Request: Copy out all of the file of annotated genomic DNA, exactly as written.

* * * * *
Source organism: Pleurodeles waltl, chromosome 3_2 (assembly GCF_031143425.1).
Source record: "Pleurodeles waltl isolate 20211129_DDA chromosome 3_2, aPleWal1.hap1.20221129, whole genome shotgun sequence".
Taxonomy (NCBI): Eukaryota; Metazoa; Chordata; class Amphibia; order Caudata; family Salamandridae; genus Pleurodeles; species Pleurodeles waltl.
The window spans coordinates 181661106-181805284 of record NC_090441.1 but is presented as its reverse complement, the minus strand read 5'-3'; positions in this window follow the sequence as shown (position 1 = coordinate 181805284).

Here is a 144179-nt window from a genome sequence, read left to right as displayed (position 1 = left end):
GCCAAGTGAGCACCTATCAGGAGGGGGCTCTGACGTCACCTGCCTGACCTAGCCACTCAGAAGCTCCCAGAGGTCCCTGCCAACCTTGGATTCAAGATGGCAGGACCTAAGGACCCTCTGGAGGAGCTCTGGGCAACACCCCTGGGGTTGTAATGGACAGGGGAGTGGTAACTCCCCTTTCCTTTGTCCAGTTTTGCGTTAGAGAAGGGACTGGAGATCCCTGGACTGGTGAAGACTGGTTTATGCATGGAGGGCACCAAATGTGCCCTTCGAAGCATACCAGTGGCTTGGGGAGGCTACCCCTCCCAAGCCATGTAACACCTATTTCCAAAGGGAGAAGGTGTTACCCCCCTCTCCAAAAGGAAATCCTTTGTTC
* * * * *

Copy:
Source organism: Pleurodeles waltl, chromosome 3_2 (assembly GCF_031143425.1).
Source record: "Pleurodeles waltl isolate 20211129_DDA chromosome 3_2, aPleWal1.hap1.20221129, whole genome shotgun sequence".
Taxonomy (NCBI): Eukaryota; Metazoa; Chordata; class Amphibia; order Caudata; family Salamandridae; genus Pleurodeles; species Pleurodeles waltl.
The window spans coordinates 181661106-181805284 of record NC_090441.1 but is presented as its reverse complement, the minus strand read 5'-3'; positions in this window follow the sequence as shown (position 1 = coordinate 181805284).

Here is a 144179-nt window from a genome sequence, read left to right as displayed (position 1 = left end):
GCCAAGTGAGCACCTATCAGGAGGGGGCTCTGACGTCACCTGCCTGACCTAGCCACTCAGAAGCTCCCAGAGGTCCCTGCCAACCTTGGATTCAAGATGGCAGGACCTAAGGACCCTCTGGAGGAGCTCTGGGCAACACCCCTGGGGTTGTAATGGACAGGGGAGTGGTAACTCCCCTTTCCTTTGTCCAGTTTTGCGTTAGAGAAGGGACTGGAGATCCCTGGACTGGTGAAGACTGGTTTATGCATGGAGGGCACCAAATGTGCCCTTCGAAGCATACCAGTGGCTTGGGGAGGCTACCCCTCCCAAGCCATGTAACACCTATTTCCAAAGGGAGAAGGTGTTACCCCCCTCTCCAAAAGGAAATCCTTTGTTC